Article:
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Communal Thai dining: Technē’s Long Chim


Long Chim, the latest hospitality project designed by Technē Architecture + Interior Design, has opened its doors on the Crown Melbourne Riverwalk.

Meaning ‘to come and try’ in Thai, Long Chim’s invitation to diners inspired the venue’s fitout – a celebration of the communal dining experience and Thai hospitality.

long chim

Bridging the gap between the restaurant’s urban heritage and Melbourne’s design-led hospitality scene, Technē has created a space that captures the vitality of Bangkok’s bustling marketplaces. “The space was imagined as a reflection of the dynamic urban context of Bangkok street-food,” says Technē director Nick Travers.

“Our vision was to create a contemporary restaurant and bar space that encapsulates the authenticity of the food and beverage offering.”

long chim

The restaurant, a high-energy space with a bar and shared food focus, required a fitout that would speak to its urban, approachable atmosphere while catering to the venue’s practical demands. “Considering the functional challenges of a high-capacity restaurant, it was important to create cohesion across the varying spaces and ensure ease of use and longevity through the design,” says Travers.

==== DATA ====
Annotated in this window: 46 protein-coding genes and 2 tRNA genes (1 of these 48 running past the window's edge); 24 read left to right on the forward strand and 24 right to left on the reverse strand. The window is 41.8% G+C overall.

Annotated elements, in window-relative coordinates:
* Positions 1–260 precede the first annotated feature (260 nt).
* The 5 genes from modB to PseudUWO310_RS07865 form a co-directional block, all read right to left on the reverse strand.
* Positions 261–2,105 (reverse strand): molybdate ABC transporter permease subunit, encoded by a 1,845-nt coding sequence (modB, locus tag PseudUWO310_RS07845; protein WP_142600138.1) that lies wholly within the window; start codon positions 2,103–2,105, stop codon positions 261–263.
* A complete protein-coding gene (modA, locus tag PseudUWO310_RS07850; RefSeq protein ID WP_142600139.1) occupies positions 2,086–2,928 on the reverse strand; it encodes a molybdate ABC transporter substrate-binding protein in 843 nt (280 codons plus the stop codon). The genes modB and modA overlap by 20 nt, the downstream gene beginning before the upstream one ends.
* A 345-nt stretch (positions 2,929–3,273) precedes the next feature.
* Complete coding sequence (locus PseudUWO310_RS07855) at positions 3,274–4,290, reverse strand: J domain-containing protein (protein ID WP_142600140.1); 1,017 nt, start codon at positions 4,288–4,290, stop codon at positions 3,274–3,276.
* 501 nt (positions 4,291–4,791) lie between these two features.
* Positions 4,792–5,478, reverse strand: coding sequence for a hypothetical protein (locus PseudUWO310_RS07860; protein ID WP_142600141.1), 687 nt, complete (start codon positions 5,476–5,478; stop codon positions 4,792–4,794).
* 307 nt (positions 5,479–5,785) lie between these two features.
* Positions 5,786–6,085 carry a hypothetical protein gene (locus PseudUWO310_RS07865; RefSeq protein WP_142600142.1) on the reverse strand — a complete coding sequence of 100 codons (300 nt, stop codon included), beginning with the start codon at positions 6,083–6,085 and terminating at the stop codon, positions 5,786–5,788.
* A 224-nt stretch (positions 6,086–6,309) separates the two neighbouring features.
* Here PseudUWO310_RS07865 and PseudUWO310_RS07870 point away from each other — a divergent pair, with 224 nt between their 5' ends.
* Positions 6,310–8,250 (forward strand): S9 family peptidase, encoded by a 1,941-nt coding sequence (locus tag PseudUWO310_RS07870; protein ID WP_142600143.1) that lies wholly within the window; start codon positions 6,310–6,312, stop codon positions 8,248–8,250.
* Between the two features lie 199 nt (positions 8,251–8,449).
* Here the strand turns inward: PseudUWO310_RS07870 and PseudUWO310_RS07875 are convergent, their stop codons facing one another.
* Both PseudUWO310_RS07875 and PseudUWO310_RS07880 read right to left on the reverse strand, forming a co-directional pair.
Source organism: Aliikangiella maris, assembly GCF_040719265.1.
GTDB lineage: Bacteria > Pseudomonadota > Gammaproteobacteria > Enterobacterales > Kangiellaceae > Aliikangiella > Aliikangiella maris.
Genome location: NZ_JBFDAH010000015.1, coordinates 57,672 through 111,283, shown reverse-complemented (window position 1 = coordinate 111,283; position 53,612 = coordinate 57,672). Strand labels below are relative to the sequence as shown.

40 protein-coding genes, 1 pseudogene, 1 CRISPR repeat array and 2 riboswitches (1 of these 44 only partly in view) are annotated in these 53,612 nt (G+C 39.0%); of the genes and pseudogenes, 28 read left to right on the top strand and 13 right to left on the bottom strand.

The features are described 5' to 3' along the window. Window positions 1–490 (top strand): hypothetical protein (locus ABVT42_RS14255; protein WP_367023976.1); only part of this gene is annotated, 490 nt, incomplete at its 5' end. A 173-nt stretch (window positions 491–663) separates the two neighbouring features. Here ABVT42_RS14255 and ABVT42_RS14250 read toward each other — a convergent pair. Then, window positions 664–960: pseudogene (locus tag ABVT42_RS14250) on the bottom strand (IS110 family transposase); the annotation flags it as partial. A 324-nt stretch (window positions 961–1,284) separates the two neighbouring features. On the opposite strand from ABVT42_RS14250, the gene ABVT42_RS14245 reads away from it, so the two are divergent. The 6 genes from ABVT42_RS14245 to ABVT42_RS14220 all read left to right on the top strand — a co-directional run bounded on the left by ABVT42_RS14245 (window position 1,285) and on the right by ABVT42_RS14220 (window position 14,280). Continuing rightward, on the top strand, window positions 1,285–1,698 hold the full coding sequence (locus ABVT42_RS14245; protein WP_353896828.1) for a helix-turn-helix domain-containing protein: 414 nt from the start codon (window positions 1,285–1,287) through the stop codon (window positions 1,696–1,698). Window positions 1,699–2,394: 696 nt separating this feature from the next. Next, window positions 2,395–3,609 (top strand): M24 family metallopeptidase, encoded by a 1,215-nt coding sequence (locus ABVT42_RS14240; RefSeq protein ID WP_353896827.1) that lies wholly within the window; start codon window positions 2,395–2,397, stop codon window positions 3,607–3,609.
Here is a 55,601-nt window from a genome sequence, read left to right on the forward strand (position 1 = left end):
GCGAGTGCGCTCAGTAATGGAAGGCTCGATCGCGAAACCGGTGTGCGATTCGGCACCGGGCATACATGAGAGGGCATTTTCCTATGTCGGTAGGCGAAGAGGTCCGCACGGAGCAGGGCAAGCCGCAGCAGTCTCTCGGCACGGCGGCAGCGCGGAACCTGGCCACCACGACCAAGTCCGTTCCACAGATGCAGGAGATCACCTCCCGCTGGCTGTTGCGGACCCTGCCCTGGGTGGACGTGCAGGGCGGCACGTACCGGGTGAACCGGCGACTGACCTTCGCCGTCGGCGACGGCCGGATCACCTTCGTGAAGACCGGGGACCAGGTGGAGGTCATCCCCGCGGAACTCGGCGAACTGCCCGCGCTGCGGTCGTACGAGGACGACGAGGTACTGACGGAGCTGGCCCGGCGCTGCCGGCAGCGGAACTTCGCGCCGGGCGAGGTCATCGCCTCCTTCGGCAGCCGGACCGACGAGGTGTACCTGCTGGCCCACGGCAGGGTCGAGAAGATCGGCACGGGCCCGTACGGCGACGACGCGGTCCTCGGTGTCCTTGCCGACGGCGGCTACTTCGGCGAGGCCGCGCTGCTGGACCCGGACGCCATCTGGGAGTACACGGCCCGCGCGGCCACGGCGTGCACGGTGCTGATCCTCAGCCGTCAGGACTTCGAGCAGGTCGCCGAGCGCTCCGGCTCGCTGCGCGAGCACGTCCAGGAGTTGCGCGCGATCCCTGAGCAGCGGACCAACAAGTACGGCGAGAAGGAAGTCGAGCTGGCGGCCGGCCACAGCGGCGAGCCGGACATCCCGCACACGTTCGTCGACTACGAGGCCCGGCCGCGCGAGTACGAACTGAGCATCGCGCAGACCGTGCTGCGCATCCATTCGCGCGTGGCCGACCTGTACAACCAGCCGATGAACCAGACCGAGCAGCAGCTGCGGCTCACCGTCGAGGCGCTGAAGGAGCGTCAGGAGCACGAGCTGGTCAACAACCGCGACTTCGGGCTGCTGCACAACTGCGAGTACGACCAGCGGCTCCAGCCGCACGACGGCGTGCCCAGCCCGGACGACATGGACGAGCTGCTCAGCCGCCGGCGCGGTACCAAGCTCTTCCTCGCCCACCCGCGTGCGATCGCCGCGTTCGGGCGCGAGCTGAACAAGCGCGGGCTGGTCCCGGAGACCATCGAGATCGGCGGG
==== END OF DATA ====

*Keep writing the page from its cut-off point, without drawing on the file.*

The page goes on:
long chim

Drawing from the patina of Bangkok’s streets, the fitout has been designed to evolve with use and time. The structure of the pre-existing tenancy required an architectural response that would celebrate the volume of the space and its underlying grittiness. “We wanted to strip back the layers of the pre-existing tenancy to reveal its raw and robust qualities. The result is a space which balances utilitarian form with moments and layers of vibrant Thai culture,” says Travers.

long chim

Tempering the natural light and the inclusion of directional downlights over tables helps to create ambience and encourages an intimate dining experience. A material palette comprising of rich textural finishes such as robust mesh, layered grilles and lattices bring softness to the rugged space.

long chim

Screens at the entrance are reminiscent of the patterned pavers that line Bangkok’s streets, ushering in guests with a spirited reference to the cuisine’s provenance.

Subtle unexpected bursts of colour in furniture, discreet surface treatments and artwork create playful, vibrant moments throughout. Long Chim successfully captures the vitality of urban Bangkok, reimagining it within the context of Crown’s high profile hospitality offering.

long chim


Photography by Tom Blachford.

Love Technē’s work? Read our interview with the studio’s director, Justin Northrop, about Technē’s plans for St Kilda icon The Espy here.


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